Find a wine bar in NYC
It can be hard for a drinkery to stand out in already-saturated Williamsburg, but it’s a lot easier when there’s a certified rock star behind it. At this natural-focused restaurant and vino bar, the big name in question is James Murphy, frontman of the beloved—and recently reunited—dance outfit LCD Soundsystem.
This Italian wine bar and restaurant from Manhattan’s Massimo Felici (La Nonna, Ribollita) is elegantly understated with house-baked breads and pastries, small Italian plates (meatballs, burrata) and vintages from Italy and California from the glass or bottle.
Craft beers and cocktails are the usual suspects on a bar’s tap line, but at this cozy, 550-square-foot haunt, 16 wines dominate the draft. The bottle-free setup isn’t only environmentally prudent (no labels or corks to dispose of) but also easier on the pocket: Production prices for tapped offerings are lower than the traditional bottled stuff, which means you can get a glass here for less than a latte.
Branch-offs can often snap under pressure, but Le Bernardin has sprung a stem as strong as its base. Sitting across the galleria from that vaulted seafood restaurant, Aldo Sohm’s annexed vino hub is far less buttoned-up than its big brother—no reservations or suit jackets required—but the level of detail here proves this apple didn’t fall far from the tree.
Perhaps no hospitality mind better channels the West Village's starry-eyed appeal than Gabriel Stulman who has worked his magic touch yet again on Fairfax. And the effortlessly chic West Village groupies have set up shop: Fashionable twentysomethings congregate in the midcentury-modern apartment layout decorated with worn leather couches, tchotchke-filled bookshelves and succulents that line the window sills. Wine lovers will rejoice at the European list sprinkled with some atypical grape selections (romé from Spain, grüner veltliner from Austria).
You’ll need a magnifying glass to navigate the chalk-drawn wine list at this dimly lit vino depot, oddly named for Jack the Ripper’s hunting grounds. Happily, knowledgeable servers are there to help, and the collection of global organic wines—20ish glasses and more than 50ish bottles—rewards your troubles. Standouts have included Morocco’s fruit-forward Syrocco syrah or a floral Austrian Grüner Veltliner. Snacks are basic but tasty—stick to cold plates like oysters and tartares.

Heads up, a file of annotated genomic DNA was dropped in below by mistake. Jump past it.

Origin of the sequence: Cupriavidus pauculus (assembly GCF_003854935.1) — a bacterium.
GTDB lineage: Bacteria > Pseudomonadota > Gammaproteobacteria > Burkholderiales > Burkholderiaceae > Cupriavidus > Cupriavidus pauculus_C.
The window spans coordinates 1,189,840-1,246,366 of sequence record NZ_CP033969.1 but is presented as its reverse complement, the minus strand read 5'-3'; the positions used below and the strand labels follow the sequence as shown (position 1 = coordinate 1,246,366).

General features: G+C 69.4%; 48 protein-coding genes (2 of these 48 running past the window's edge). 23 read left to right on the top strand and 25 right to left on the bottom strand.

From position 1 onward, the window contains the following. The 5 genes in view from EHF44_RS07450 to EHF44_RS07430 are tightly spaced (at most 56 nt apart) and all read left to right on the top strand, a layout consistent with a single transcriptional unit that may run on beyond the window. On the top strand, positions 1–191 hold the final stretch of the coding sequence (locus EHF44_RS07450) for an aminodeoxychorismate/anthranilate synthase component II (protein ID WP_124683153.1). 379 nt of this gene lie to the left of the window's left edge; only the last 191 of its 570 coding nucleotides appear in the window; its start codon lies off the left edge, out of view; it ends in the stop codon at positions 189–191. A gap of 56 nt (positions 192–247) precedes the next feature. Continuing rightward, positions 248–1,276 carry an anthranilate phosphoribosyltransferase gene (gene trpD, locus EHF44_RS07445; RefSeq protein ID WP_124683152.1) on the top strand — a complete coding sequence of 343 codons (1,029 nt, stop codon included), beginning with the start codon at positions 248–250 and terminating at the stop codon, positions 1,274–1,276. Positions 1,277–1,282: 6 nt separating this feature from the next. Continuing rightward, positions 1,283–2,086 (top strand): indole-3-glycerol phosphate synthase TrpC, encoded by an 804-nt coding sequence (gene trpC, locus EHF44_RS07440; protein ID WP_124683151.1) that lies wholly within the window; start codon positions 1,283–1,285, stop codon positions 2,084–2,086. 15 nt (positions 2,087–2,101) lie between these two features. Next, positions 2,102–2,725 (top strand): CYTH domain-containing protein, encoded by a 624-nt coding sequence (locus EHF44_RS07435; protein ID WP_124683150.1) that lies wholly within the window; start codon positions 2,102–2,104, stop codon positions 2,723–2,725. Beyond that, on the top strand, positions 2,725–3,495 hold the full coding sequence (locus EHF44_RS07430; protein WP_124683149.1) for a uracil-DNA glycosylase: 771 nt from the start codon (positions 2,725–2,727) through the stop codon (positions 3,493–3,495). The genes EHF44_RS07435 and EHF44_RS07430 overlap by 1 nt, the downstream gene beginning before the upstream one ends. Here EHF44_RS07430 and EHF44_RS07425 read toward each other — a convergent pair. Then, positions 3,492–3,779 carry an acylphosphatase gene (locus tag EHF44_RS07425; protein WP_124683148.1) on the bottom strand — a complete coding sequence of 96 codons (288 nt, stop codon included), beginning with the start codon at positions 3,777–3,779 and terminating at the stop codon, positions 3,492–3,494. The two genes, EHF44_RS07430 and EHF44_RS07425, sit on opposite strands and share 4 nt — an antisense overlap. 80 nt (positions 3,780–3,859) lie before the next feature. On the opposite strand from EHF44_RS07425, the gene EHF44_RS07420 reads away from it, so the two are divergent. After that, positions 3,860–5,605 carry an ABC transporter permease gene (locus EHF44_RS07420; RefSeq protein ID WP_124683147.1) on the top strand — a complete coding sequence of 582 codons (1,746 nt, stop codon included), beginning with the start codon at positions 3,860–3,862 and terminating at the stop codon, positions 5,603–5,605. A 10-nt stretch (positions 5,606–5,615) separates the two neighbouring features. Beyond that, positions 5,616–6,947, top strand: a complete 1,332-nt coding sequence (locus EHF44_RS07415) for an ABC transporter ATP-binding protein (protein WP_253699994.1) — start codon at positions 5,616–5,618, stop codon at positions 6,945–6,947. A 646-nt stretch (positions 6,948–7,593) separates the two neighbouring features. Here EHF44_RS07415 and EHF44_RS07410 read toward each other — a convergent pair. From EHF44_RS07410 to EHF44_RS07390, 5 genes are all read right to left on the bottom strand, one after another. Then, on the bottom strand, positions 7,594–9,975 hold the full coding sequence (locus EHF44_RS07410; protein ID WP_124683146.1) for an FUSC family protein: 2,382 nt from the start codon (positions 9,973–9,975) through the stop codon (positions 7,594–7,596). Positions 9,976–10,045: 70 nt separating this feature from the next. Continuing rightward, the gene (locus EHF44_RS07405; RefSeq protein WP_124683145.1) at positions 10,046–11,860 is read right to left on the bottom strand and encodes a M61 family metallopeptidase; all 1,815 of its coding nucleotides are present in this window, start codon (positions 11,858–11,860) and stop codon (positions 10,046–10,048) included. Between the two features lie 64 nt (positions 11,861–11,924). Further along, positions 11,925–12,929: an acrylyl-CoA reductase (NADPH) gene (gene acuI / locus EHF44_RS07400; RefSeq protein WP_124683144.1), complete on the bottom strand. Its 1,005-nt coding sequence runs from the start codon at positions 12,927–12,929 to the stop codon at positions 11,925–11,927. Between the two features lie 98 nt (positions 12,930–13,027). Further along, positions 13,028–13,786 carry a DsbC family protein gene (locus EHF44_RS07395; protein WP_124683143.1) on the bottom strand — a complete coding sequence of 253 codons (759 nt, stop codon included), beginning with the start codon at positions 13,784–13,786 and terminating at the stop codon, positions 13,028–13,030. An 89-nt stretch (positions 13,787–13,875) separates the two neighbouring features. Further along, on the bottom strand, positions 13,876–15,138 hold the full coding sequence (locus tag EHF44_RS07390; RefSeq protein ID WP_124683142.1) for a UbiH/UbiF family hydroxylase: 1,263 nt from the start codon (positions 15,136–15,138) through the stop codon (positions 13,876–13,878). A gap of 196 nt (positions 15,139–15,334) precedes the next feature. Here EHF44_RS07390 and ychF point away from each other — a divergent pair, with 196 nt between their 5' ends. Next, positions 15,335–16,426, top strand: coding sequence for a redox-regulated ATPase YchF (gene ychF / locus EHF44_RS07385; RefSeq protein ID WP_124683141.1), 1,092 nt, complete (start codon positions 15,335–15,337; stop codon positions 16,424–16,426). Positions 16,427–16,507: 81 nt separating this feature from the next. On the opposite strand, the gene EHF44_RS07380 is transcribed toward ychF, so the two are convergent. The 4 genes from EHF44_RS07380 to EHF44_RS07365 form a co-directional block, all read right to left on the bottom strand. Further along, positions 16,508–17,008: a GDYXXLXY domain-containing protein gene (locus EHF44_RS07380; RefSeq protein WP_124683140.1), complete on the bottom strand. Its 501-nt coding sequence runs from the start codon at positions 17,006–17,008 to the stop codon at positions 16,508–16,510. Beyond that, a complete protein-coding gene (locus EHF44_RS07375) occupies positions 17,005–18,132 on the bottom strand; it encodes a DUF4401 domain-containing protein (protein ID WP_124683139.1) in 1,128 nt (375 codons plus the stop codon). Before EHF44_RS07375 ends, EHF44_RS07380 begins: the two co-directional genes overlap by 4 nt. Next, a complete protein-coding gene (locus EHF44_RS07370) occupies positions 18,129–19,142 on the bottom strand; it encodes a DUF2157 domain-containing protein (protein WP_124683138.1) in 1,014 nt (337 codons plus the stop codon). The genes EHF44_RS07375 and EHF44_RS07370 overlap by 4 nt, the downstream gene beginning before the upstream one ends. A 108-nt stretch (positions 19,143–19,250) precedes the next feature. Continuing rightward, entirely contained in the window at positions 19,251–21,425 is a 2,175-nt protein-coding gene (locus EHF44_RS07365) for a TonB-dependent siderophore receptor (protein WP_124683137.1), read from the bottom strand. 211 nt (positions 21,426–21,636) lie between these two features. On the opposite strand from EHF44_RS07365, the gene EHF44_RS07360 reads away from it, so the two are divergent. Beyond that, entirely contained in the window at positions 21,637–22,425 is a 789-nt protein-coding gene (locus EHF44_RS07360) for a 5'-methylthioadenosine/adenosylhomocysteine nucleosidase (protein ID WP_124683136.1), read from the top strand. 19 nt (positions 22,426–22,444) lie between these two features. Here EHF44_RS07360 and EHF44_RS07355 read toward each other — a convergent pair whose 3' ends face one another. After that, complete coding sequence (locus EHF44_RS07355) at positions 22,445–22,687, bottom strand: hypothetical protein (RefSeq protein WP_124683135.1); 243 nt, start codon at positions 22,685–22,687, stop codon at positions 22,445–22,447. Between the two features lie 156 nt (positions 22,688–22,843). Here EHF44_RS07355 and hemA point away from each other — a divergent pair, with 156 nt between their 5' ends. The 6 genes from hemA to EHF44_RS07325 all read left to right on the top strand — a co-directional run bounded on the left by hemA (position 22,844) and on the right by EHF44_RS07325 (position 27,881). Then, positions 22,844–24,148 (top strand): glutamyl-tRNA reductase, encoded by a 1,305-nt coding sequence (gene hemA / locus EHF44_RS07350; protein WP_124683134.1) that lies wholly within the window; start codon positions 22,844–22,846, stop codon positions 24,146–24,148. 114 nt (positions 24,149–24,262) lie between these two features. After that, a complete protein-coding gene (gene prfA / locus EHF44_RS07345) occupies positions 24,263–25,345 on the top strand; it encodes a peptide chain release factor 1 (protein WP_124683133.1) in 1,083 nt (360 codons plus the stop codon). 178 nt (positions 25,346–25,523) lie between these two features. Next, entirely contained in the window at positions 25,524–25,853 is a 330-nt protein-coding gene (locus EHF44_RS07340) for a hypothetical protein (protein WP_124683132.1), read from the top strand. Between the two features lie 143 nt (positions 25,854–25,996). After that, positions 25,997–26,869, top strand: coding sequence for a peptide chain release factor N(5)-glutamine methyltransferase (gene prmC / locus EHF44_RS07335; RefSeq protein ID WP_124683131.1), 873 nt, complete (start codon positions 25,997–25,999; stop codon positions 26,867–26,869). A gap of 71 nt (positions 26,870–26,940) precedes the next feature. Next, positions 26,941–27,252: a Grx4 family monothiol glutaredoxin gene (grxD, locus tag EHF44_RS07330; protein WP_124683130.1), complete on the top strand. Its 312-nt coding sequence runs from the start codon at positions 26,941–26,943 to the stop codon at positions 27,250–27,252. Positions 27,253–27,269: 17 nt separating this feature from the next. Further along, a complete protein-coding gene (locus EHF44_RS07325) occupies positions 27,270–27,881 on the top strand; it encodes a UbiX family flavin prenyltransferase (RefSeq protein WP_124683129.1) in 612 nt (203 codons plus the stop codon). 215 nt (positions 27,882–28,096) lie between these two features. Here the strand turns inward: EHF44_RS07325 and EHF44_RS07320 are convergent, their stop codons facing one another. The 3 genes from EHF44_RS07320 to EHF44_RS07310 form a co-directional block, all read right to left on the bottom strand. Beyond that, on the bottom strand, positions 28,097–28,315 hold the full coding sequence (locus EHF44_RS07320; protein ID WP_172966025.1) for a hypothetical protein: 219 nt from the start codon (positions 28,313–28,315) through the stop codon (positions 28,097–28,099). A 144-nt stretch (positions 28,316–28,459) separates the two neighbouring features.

You'll find none of the typical wine-bar posturing at this Williamsburg spot, which ditches the trendy art and light jazz (relics of the '90s yuppie dens that first defined the genre) in favor of industrial accents (aluminum bar top, plumber's-pipe shelves) and old-school hip-hop. You might not even peg it as a wine bar until you spy the big wooden toolbox behind the bar, which doubles as a storage case for Old World wines served by the glass. The list is tight and well focused, with reasonable prices and some choice picks from co-owner Fabrizio Pirolo, a former distributor.
Crystal River Williams and Denise Plowman (both of Norma’s Café) pair snacks like shiitake-mushroom turnovers and cheese plates with organic wines (Herron Hill, Damiani), regional beers (Sixpoint, Ommegang) and their own house-brewed Mexican chocolate stout.
Inspired by the portside towns and taverns in Italy, the executive chef at Porto Salvo, Luigi Ghidetti, is replicating the watering holes from his hometown Terracina with this nautical wine bar and restaurant. Decor in the South Bronx locale includes a hanging 1920s diver's helmet replica, port holes in the wall, a captain’s wheel and wooden buoys.
Dive deep into the all-natural trend at this sulfite-free–champing Cobble Hill bar. The romantic, railroad-style room rouses ’20s-era Midnight in Paris vibes, with curved oxblood banquettes, globe light fixtures and a marble-top bar canopied with hanging stemmed glasses, so it’s no surprise that the wine list operates largely in the Gallic canon, with European vintages offered by glass, quartino, bottle or “big bottle” (that would be one-and-a-half liters).